The Longest Day - First Move Chess -First Move Chess

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The summer solstice, otherwise known as the longest day of the year, came on Tuesday 21 June, a dateline that  clashed with the fourth round of the Fide Candidates Tournament in Madrid. But for Alireza Firouzja, the day proved to be even longer, as Ian Nepomniachtchi inflicted a midsummer mauling on the 18-year-old young pretender to Magnus Carlsen’s crown to storm into the early sole lead.

With the only win of the round, Nepomniachtchi – playing under the neutral Fide flag due following the Russian invasion of Ukraine – took a tentative step towards yet another crack at Carlsen’s crown, as the young Frenchman was outplayed after he’d inadvertently strayed into a Najdorf minefield all of his own making.

In a highly theoretical position, where White has just pushed with the provocative 15.f5, the databases will throw up hundreds of games where Black continued 15…a4 and 15…Bxb3, Firouzja opted for a twist with the least known option of 15…Bc4. It was a move that initially confused Nepomniachtchi, but after making logical follow-ups, he sidestepped Firouzja’s prep with 19.gxf6 that just confused the teenager, who soon strayed into a hopelessly lost position.

Firouzja’s shaky position was still playable until he blundered big-time by dropping his b-pawn that allowed Nepomniachtchi to ruthlessly move in for the kill, and to admit after the game that he could sense it wasn’t so much a blunder but rather desperation from his young opponent.

And going into the lead with the only win of the round, now all the chatter is the possibility of Nepomniachtchi joining a very select club of Vasily Smyslov, Boris Spassky and Viktor Kortchnoi, being the only players to have won back-to-back Candidates. Smyslov won the fabled Zurich 1953 Candidates and repeated again in 1956; Spassky won in 1965 and 1968; and the last was Kortchnoi in 1978 and 1980.

There’s live coverage throughout, with top Grandmaster commentaries on the official tournament site and also on Chess24.

Standings:
1. I. Nepomniachtchi (Fide) 3/4; 2. F. Caruana (USA) 2½; 3-5. JK Duda (Poland), R. Rapport (Hungary), H. Nakamura (USA) 2; 6-8. Ding Liren (China), T. Radjabov (Azerbaijan), A. Firouzja (France) 1½.

Photo: Nepo storms into the sole lead with an impressive midsummer mauling | © Stev Bonhage/2022 Fide World Candidates

 

 

GM Ian Nepomniachtchi – GM Alireza Firouzja
FIDE Candidates Tournament, (4)
Sicilian Najdorf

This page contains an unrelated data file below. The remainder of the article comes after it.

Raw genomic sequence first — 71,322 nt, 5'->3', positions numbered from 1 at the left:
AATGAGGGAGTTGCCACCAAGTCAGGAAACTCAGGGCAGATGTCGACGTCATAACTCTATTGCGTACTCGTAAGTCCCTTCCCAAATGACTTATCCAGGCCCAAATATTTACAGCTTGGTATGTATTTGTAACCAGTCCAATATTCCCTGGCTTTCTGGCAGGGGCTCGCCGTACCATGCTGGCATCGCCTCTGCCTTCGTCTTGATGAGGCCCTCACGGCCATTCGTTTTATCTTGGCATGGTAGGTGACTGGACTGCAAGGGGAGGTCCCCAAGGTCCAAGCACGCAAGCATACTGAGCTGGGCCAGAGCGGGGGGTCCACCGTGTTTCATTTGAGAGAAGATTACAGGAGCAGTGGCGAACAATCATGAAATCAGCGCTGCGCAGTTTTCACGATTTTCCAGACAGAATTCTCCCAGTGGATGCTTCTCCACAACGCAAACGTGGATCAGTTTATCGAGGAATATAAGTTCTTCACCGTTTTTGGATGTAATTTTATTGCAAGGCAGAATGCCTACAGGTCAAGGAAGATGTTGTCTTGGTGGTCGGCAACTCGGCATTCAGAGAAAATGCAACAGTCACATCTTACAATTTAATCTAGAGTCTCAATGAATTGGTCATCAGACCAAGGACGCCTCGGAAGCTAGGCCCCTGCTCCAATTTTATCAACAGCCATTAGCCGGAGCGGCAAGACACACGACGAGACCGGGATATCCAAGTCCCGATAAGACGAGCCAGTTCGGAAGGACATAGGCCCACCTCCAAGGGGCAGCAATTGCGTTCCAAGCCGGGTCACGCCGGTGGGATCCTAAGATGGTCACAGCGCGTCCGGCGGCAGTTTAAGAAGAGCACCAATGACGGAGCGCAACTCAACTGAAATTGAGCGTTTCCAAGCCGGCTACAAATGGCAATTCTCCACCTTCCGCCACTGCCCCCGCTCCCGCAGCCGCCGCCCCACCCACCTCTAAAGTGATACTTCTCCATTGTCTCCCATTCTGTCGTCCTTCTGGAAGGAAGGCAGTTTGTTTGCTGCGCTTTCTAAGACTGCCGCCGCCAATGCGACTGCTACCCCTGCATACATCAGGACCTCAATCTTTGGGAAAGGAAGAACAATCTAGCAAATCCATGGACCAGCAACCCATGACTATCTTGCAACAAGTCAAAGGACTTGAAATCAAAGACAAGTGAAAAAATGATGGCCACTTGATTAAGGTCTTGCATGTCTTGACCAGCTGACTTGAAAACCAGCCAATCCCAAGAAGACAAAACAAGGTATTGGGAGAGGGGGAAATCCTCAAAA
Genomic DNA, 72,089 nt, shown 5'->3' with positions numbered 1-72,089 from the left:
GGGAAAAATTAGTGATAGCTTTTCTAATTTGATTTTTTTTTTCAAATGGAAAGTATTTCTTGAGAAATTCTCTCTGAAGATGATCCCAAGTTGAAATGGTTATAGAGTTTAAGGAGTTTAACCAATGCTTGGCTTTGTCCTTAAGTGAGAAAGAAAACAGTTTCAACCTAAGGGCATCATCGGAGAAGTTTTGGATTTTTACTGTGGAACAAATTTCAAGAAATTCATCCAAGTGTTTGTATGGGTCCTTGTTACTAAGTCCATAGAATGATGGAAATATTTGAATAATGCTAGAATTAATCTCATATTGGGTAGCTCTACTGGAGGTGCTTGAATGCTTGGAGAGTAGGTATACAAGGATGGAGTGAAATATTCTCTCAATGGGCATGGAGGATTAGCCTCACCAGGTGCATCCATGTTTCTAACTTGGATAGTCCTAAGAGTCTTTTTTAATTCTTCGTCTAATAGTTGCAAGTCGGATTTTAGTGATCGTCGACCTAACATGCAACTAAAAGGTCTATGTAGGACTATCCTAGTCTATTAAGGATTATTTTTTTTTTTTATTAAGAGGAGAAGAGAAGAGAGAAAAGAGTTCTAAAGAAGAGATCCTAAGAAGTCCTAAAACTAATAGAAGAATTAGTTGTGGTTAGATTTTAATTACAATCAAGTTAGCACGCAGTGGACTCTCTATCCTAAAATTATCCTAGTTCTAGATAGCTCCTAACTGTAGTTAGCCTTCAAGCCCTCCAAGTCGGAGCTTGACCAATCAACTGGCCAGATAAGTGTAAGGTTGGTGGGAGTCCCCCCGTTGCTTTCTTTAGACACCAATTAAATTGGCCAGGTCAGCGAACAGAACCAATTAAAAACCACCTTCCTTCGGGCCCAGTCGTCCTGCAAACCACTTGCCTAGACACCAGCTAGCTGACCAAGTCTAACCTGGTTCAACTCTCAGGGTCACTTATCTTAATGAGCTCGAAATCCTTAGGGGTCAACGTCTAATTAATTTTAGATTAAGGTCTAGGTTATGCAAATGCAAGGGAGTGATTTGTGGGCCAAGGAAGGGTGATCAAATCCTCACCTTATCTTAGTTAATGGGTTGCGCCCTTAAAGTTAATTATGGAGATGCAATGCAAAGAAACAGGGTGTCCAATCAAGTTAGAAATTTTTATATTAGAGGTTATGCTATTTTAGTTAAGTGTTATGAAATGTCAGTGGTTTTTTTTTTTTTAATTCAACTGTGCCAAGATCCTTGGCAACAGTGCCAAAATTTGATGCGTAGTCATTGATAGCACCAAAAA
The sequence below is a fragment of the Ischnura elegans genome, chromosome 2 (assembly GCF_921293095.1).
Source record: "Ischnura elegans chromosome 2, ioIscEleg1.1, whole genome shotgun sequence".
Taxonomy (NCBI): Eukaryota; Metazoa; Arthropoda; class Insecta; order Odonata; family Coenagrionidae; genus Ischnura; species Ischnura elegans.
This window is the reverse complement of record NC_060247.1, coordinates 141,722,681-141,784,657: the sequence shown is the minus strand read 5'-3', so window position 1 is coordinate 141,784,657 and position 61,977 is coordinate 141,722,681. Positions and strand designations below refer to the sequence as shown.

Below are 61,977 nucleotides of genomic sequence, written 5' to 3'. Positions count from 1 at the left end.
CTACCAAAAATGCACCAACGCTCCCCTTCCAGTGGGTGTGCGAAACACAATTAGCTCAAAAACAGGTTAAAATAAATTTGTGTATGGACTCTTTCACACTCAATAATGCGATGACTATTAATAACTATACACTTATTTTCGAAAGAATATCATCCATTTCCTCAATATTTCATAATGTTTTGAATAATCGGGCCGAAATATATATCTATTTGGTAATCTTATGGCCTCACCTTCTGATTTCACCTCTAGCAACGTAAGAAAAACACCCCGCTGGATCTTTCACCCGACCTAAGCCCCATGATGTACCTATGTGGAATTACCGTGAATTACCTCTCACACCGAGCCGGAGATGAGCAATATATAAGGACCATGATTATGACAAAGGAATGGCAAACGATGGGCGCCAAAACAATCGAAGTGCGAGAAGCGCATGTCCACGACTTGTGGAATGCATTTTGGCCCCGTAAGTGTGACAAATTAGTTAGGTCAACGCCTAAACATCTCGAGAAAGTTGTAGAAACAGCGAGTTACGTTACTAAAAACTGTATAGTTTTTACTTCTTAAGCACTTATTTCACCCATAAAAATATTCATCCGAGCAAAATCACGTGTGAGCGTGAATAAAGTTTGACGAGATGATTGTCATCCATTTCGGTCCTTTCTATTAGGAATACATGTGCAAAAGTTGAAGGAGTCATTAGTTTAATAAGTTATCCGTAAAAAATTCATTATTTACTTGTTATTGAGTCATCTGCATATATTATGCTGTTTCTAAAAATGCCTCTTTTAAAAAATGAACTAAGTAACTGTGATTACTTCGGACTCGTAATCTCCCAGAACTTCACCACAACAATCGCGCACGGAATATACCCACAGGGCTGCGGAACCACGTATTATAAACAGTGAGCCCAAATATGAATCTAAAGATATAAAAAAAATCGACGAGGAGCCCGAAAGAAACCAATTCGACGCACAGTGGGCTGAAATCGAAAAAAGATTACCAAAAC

1.e4 c5 2.Nf3 d6 3.d4 cxd4 4.Nxd4 Nf6 5.Nc3 a6 6.f3 Rather than the deep labyrinth of one of the many über-sharp Najdorf main lines, Nepo is looking to take the game into a sort of English Attack set-up with Be3 while sidestepping the annoying …Ng4 lines. 6…e5 7.Nb3 Be6 8.Be3 Be7 9.Qd2 0-0 10.0-0-0 Nbd7 11.g4 b5 This is all typical fare in the Sicilian Najdorf with both sides castling on opposite sides of the board: White throws everything into the kingside, while Black does likewise on the queenside – and if someone blinks first, they will find themselves in difficulties. 12.g5 b4 13.Ne2 Ne8 14.f4 a5 15.f5 The general consensus was that this game was just going to be a draw as the engines were already flashing up the dull as dishwater assessment of “0.00”. 15…Bc4!? I believe previously popular was the forcing line 15…a4 16.fxe6 axb3 17.cxb3 fxe6 18.Bh3 Rxa2 19.Bxe6+ Kh8 which usually petered out to a draw – but Firouzja has come into the Candidates with a new twist to keep a bit more tension in the game, that unfortunately backfires on him. 16.Kb1 a4 17.Nbc1 d5 18.f6 gxf6 19.gxf6 Ndxf6 20.Ng3 Got to love how wild the position looks yet our Silicon Overlords think it is just the dreaded “0.00”. 20…Bxf1?! The engines much prefer getting the king off the open g-file immediately with 20…Kh8 and leaving White to decide how to handle the …Bc4. 21.Rhxf1 a3 22.b3 Kh8 23.exd5 Nd6? In such double-edged positions, often just a minor slip-up can see a perceived “0.00” assessment changing very dramatically and very quickly! Correct and more accurate was 23…Qc7! 24.Rxf6! Bxf6 25.Nd3 with interesting play ahead for both sides. It seems though that Firouzja simply miscalculated the dynamics of the position, and Nepo wastes no time in coming in for the kill. 24.Qxb4! Rc8? The best try was 24…Nd7 and hope for something, anything down the long h8-a1 diagonal that might possibly salvage the game. But now it is too late, and Nepo doesn’t even think twice about how to win from here. 25.Bb6! Preventing the awkward …Qc7 – but the key to this being a silent killer is being able to spot White’s follow-up move. 25…Qd7 26.Qe1!! [see diagram] Often in chess, a retreating queen move all the way back to its own back-rank can be a difficult winning move to spot. And here, Firouzja has overlooked the killer blow coming on e5. 26…Rb8 No better was 26…Nb5 27.c4! Qb7 28.Qxe5! Qxb6 29.d6 Bd8 30.Rxf6! Rc5 31.Qa1! and Black is basically sitting in Death’s Waiting Room, the engine going for 31…Rxc4 32.Rf3+ f6 33.bxc4 Nc3+ 34.Kc2 Nxd1 35.Kxd1 Qxd6+ 36.Rd3 Qe6 37.Qd4 and with an extra piece and no danger to the White king, Black can resign. 27.Ba5 Nc4 28.d6! More clinical than 28.Bc3 Ng8 29.d6 Bg5 30.Ne4 Bh6 31.Qh4 etc. 28…Bd8 29.Bc3 Qe6 30.Nd3 Nd5 31.Nf4! Nxf4 32.Rxf4 f6 33.Qe2 Nb2 Firouzja is just dead in the water, and no better was 33…Nxd6 34.Bxe5! Nb5 35.Ba1 and an easy win. 34.Rdf1 Re8 35.Rh4 f5? By this stage, with the forlorn look on Firouzja’s face, not to mention his uncomfortable body-language signs, it was obvious he had decided he was going to hang for the sheep rather than the lamb. 36.Rxh7+! The rook sac is a fitting finale to a finely played game from Nepo – and a win that is likely to increase his confidence to win a second successive Candidates Tournament! 36…Kxh7 37.Qh5+ Kg8 Of course, easily winning was 37…Qh6 38.Qxe8! 38.Nxf5 And now with the g-file opened, Black can’t stop the mating attack. 38…Bf6 39.Rg1+ 1-0 Firouzja resigns, but it would have been nice to have allowed Nepo the crowed-pleasing mate with 39…Kf8 40.Qh6+ Kf7 41.Rg7+! Kf8 (If 41…Bxg7 42.Qxg7#]) 42.Qh8+ Qg8 43.Qxg8#